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AN EXPERIMENTAL STUDY OF SELECTED REGULAR POLYTOPES IN HYPER-SPACE AND THEIR REPRESENTATIONS IN TWO AND THREE DIMENSIONS
David G. Gossman
TABLE OF CONTENTS
I. THE PROBLEM AND DEFINITIONS OF TERMS USED
II. THE HYPER-CUBE
III. THE SIMPLEX
IV. THE SPHERE
V. NEW METHOD OF REPRESENTING HYPER-CUBES IN TWO DIMENSIONS
THE PROBLEM AND DEFINITIONS OF TERMS USED
In recent years much study has gone into the math and geometry of dimensions greater than three.(1) Despite this flood of interest, though, no easy and comprehensive way of geometrically representing regular hyper-polytopes in two or three dimensions has yet been laid out.
Statement of the Problem
It is the purpose of this study (1) to observe the mathematical properties of a few selected regular polytopes in hyper-space; (2) to note the existing methods of representing these selected regular polytopes in two and three dimensions; (3) to attempt to find new and more comprehensive methods of representing regular polytopes in two and three dimensions.
Importance of the Study
The development of a system for easily representing regular polytopes in two and three dimensions would be of considerable help to mathematicians and theoretical physicists dealing with the differential aspect of relativity. In spite, however, of the recent flood of interest in this subject, there are very few recent publications on the topic in English.(2) This puts a limitation on the study as did the fact that there were no three dimensional models of hyper-solids or descriptions thereof available.
Definitions of Terms Used
The prefix, "hyper-", is used to indicate that the geometrical term is being expanded into dimensions that are greater than its usually implied dimensions. One example is "hyper-cube". This term is used to describe a polytope which has the qualities of a cube such as equal sides and all right angles, but it exists in more than three dimensions as is usually implied. (Note: A hyper-cube is not to be confused with a tesseract which is a four-dimensional hyper-cube.)
A regular polytope is a finite convex region on n-dimensional space enclosed by a finite number of lines. This provides for the hyper-volume to be equal to the finite integral Ç0xnÇ0xn-1...Ç0x1 dx1 dx2...dxn.
The simplex is the simplest possible polytope as is implied by its name. It consists of one vertex for every dimension, and each vertex is connected by line segments to every other vertex.
The conventional definition of a sphere is not used in this study, rather it is defined as the set of points equidistant from a given point no matter what the dimension.
The basic formulas for a hyper-cube are very simple. The hyper-volume of the n-dimensional hyper-cube is xn where x is equal to a one-dimensional measurement. The formula for Nj where No = number of vertices, N1 = number of edges, N2 = number of faces, etc. is 2n - j(n/j).(3)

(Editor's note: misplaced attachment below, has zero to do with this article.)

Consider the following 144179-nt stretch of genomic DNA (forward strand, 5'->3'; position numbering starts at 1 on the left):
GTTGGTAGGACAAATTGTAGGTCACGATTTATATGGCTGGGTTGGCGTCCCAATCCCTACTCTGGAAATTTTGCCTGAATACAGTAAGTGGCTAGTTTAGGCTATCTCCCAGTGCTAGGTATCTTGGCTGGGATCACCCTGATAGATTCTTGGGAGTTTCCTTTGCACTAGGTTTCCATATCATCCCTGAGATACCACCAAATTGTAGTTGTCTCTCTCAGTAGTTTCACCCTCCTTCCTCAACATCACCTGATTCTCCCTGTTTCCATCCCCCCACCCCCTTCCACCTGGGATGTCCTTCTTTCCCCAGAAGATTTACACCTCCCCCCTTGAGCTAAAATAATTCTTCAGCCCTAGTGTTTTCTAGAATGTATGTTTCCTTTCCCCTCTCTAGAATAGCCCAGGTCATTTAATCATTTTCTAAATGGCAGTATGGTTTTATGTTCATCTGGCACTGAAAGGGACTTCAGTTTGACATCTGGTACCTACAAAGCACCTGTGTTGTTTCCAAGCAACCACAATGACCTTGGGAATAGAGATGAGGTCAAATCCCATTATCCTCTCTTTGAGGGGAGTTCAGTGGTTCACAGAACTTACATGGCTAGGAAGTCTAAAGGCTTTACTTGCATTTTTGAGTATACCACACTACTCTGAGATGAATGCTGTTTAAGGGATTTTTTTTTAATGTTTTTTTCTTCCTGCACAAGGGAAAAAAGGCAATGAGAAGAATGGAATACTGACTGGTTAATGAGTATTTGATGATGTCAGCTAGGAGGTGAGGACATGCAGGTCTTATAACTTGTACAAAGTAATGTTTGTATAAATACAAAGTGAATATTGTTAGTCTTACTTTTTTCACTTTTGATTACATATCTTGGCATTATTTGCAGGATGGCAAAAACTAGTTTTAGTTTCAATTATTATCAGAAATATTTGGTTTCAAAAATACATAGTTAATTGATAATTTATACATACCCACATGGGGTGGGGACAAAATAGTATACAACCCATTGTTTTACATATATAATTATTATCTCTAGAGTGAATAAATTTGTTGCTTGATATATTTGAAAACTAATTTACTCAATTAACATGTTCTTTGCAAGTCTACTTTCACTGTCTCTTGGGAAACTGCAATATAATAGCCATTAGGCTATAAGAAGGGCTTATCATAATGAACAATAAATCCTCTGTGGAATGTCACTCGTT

It is theorized that if a three dimensional cube can be represented in two dimensions, then a tesseract can be represented in three dimensions in a similar manner. The process of making the representation of a cube in two dimensions is shown in Figure II.1. The process of constructing a three-dimensional representation of a tesseract is similar. Two cubes of wire frame are intersected and pieces of wire of appropriate length are connected to the corresponding vertices. This representation has the right number of vertices, line segments, square faces, and cubes.
The next step was to draw a good representation of a tesseract in two dimensions. Figures II.2, II.3, and II.4 all show different methods of representing a tesseract in two dimensions. All of these methods are faulty in their visualization in that they have overlapping lines. Figure II.5 was produced by changing slightly the point of projection of Figure II.4 This produces a slightly warped but good representation of a tesseract in two dimensions.
It follows that if a tesseract can be represented in two dimensions, then a five-dimensional hyper-cube can be represented in three dimensions. This can easily be done by taking two of the wire frame representations of a tesseract, intersecting them, and adding all of the lines connecting the vertices. This representation has to be warped in a similar manner to Figure II.5 to eliminate the overlapping lines.
Figure II.1 - Process of making a two dimensional representation of a cube.
1. A simple square with a center point.
2. Intersect another square.
3. Segments are added between corresponding vertices.
Figure II.2 - A two-dimensional representation of a four-dimensional hyper-cube.
Figure II.3 - A two-dimensional representation of a four-dimensional hyper-cube.
Figure II.4 - A two-dimensional representation of a four-dimensional hyper-cube.
Figure II.5 - A warped two-dimensional representation of a four-dimensional hyper-cube.
The simplex consists of an extension of one point for an extension of each dimension. The formula for Nj where No = number of vertices, N1 = number of edges, N2 = number of faces, etc. is ((n+1)/(j+1)), for the regular simplex of n dimensions.(4)
The method of making a representation of a four-dimensional simplex in three dimensions is similar to that of representing a pyramid in two dimensions, which is shown in Figure III.1. To make a wire frame representation of a four dimensional simplex, a regular pyramid is first assembled. A center is then determined and four pieces of wire are attached between this point and each of the vertices of the pyramid.